Tackling industry’s carbon emissions: drivers and barriers to CO₂ capture in Scotland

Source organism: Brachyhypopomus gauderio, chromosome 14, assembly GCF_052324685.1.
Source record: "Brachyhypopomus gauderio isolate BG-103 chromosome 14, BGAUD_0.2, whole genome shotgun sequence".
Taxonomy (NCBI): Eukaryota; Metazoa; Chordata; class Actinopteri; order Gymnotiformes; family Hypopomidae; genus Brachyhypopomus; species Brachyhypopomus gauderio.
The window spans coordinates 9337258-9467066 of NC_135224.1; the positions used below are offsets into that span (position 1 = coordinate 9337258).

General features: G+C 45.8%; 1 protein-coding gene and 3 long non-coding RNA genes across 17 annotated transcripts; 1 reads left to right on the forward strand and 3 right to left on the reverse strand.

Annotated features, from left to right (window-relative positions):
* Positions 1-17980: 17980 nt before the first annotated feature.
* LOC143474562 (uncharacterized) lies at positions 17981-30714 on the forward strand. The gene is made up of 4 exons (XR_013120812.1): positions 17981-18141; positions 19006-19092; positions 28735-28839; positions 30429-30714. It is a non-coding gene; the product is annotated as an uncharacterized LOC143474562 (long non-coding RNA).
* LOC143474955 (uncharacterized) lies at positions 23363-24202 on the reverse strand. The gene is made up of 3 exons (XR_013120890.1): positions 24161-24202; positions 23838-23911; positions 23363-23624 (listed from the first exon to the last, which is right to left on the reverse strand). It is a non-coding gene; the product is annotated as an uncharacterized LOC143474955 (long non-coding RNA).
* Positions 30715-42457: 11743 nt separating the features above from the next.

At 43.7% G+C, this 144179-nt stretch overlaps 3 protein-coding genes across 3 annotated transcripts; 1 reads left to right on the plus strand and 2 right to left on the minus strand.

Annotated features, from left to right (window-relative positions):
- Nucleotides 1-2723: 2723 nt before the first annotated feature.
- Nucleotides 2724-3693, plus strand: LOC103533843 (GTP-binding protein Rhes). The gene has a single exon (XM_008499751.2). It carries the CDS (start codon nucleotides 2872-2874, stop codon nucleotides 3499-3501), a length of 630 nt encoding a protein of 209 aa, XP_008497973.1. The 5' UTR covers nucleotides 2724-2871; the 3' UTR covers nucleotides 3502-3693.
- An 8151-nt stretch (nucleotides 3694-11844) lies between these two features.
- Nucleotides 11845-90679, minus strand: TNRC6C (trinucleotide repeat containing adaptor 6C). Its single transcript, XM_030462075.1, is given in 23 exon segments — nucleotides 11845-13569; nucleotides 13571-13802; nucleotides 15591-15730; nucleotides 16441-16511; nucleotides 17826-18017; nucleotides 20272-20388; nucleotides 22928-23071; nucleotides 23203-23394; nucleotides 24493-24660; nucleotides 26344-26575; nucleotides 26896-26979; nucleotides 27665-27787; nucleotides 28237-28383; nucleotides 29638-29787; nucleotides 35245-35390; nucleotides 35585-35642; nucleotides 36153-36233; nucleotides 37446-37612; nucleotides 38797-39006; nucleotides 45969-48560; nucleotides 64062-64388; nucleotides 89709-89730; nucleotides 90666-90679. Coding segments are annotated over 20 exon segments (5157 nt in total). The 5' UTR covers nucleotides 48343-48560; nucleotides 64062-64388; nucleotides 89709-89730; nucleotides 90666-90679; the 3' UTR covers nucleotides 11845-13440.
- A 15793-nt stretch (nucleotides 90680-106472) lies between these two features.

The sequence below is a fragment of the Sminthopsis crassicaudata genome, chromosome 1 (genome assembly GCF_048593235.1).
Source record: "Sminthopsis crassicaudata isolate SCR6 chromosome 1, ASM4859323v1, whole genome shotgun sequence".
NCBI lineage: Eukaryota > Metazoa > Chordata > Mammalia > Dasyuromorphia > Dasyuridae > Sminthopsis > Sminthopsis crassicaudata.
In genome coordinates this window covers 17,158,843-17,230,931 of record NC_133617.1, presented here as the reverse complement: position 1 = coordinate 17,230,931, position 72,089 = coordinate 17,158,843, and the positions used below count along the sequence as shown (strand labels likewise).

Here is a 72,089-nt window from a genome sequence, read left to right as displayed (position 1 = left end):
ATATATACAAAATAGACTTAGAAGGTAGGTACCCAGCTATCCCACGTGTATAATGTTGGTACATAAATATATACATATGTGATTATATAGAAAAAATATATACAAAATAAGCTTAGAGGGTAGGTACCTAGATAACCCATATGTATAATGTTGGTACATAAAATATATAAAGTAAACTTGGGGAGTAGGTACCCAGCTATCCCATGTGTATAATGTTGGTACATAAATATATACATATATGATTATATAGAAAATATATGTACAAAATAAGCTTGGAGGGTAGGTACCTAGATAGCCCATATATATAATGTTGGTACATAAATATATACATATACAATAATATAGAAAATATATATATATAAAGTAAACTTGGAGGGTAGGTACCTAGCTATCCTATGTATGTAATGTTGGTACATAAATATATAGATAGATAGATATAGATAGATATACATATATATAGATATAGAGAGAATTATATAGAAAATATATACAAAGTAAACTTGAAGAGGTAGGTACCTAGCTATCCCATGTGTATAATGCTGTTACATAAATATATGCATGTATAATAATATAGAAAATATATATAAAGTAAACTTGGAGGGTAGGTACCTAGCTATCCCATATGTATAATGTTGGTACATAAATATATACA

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Scotland’s manufacturing industries are key to its prosperity. However, inward investment in processes such as oil refining, chemical manufacture and cement manufacture will be increasingly affected by the implementation of environmental regulations, such as the European Union’s Industrial Emissions Directive. In addition, anticipated rises in carbon prices within the EU Emissions Trading Scheme (ETS) will only add to the challenges faced by industry. “In contrast to the power sector, several of the world’s most carbon- intensive industries have no alternatives to CCS for deep emissions reduction because much of the CO2 is unavoidably generated by their production processes, and not from fuel use. CCS will thus be essential for these sectors ￼In autumn 2013, Scottish Carbon Capture & Storage (SCCS) held two workshops, which brought together key players from Scottish industry, government and academia, to explore the drivers and barriers to implementing carbon capture for industrial sources across Scotland. The workshops were funded by Scottish Enterprise. Although some analysis of industrial emitters and clusters of these businesses has already been undertaken in Scotland1, this has largely focused on carbon dioxide transportation and storage aspects. While some learning can be drawn from work on industrial capture in Yorkshire and Teesside2,3 to date, there has been a lack of focus on its potential in Scotland. SCCS therefore proposed the workshops as a means of identifying the technical, economic, regulatory and policy-related barriers to, and drivers for, the creation of industrial CO2 capture clusters in Scotland. This summary report describes results from these workshops, which are intended to help the Scottish Government, policy makers and other stakeholders develop a successful strategy for the deployment of carbon capture and storage (CCS) – with the aim of contributing to Scotland’s ambitious emissions reduction targets4.
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